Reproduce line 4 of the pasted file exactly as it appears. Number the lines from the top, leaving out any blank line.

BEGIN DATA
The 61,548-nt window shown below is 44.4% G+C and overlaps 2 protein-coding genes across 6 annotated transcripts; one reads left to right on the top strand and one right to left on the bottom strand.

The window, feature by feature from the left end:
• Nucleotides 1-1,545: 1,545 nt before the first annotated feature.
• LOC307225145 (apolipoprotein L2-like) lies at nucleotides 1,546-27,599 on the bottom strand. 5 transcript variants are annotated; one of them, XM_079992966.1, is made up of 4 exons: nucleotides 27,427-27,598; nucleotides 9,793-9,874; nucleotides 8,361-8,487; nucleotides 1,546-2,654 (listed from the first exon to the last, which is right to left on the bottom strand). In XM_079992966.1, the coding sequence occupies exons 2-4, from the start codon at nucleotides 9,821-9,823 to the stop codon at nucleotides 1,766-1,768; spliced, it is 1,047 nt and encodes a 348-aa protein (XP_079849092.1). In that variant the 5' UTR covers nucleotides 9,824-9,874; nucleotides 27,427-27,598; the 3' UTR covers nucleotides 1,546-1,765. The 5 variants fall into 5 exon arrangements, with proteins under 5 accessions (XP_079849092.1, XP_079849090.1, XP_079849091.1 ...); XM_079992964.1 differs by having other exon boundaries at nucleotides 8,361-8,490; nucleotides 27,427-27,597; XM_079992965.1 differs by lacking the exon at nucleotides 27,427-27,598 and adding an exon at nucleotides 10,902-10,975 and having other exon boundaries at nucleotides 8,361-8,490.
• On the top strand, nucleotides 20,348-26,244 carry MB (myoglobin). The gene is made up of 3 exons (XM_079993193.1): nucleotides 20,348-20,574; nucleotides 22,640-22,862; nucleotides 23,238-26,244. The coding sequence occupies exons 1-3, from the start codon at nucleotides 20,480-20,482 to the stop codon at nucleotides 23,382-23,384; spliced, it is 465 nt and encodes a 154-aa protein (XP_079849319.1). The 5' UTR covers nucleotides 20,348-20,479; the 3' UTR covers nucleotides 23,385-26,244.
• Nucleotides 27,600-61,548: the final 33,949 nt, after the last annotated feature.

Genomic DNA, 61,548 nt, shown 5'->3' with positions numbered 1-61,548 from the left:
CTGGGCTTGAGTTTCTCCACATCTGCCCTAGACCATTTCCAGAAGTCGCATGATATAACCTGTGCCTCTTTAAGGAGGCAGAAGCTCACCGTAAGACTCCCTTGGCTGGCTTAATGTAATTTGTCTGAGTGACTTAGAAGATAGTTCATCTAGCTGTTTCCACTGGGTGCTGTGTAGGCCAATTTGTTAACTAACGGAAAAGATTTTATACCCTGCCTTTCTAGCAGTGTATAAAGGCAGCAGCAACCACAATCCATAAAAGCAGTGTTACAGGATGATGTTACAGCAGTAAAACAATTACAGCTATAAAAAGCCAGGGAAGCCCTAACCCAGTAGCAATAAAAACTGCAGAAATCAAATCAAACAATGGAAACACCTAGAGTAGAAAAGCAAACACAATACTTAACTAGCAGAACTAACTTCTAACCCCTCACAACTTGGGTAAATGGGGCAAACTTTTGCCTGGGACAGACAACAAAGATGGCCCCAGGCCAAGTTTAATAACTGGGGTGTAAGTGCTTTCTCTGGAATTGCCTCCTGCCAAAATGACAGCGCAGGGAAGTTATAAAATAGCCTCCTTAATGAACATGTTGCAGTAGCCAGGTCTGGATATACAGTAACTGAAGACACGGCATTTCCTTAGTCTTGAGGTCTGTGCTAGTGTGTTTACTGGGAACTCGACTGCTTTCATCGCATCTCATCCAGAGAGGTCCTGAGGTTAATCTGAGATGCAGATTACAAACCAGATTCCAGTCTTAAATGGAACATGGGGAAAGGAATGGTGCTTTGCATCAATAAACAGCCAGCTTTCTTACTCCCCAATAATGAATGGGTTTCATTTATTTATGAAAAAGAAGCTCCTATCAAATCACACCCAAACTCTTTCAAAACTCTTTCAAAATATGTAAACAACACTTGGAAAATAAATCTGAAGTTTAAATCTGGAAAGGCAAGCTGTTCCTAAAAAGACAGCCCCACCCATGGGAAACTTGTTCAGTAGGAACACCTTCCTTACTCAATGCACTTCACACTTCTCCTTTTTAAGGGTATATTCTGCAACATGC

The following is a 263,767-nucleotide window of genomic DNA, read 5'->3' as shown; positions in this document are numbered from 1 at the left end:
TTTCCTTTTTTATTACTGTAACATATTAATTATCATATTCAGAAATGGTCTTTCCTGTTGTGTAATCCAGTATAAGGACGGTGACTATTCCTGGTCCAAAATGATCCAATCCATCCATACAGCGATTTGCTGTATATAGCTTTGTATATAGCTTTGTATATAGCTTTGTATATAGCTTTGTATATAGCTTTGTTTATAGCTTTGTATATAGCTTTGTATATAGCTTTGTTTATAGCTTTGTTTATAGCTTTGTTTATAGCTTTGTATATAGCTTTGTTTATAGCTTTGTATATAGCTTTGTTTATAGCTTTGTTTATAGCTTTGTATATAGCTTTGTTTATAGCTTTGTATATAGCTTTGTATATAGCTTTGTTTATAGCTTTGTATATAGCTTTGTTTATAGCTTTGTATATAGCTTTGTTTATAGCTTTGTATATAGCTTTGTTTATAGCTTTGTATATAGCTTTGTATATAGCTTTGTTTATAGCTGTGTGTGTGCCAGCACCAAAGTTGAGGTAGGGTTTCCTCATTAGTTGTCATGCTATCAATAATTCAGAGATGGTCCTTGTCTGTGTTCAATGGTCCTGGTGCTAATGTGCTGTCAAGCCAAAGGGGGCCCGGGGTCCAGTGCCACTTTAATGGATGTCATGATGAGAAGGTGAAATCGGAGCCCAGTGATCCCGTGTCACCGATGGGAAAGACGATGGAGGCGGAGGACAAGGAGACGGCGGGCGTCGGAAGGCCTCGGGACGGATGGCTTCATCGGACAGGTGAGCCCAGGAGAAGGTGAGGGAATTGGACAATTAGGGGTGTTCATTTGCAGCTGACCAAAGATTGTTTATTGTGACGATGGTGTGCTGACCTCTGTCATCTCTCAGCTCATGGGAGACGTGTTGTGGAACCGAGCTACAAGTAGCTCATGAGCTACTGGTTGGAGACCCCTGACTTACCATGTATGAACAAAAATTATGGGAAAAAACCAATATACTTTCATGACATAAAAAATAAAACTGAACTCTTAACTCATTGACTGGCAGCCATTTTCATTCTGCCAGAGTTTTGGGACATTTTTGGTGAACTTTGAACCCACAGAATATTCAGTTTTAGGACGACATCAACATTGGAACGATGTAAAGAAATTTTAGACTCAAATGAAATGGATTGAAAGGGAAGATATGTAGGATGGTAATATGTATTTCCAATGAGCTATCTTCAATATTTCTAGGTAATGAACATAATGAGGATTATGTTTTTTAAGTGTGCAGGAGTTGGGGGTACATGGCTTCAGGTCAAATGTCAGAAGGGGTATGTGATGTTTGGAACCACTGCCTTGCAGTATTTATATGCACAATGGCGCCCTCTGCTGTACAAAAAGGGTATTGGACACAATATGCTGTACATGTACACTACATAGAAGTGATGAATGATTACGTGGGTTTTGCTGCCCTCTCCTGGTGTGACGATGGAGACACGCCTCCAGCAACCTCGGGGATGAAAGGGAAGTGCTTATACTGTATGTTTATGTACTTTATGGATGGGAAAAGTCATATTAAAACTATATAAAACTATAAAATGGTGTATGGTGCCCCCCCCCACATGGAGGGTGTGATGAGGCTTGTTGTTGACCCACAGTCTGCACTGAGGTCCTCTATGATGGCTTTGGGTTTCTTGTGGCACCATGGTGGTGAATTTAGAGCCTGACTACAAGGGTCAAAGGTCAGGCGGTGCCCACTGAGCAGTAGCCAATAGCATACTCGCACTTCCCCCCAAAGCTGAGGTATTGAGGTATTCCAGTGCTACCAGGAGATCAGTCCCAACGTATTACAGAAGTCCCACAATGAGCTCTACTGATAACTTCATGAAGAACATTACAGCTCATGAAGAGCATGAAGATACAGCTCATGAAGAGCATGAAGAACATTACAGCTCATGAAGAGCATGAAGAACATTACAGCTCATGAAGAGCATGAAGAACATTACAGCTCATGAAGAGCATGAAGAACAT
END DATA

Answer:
• LOC307225145 (apolipoprotein L2-like) lies at nucleotides 1,546-27,599 on the bottom strand. 5 transcript variants are annotated; one of them, XM_079992966.1, is made up of 4 exons: nucleotides 27,427-27,598; nucleotides 9,793-9,874; nucleotides 8,361-8,487; nucleotides 1,546-2,654 (listed from the first exon to the last, which is right to left on the bottom strand). In XM_079992966.1, the coding sequence occupies exons 2-4, from the start codon at nucleotides 9,821-9,823 to the stop codon at nucleotides 1,766-1,768; spliced, it is 1,047 nt and encodes a 348-aa protein (XP_079849092.1). In that variant the 5' UTR covers nucleotides 9,824-9,874; nucleotides 27,427-27,598; the 3' UTR covers nucleotides 1,546-1,765. The 5 variants fall into 5 exon arrangements, with proteins under 5 accessions (XP_079849092.1, XP_079849090.1, XP_079849091.1 ...); XM_079992964.1 differs by having other exon boundaries at nucleotides 8,361-8,490; nucleotides 27,427-27,597; XM_079992965.1 differs by lacking the exon at nucleotides 27,427-27,598 and adding an exon at nucleotides 10,902-10,975 and having other exon boundaries at nucleotides 8,361-8,490.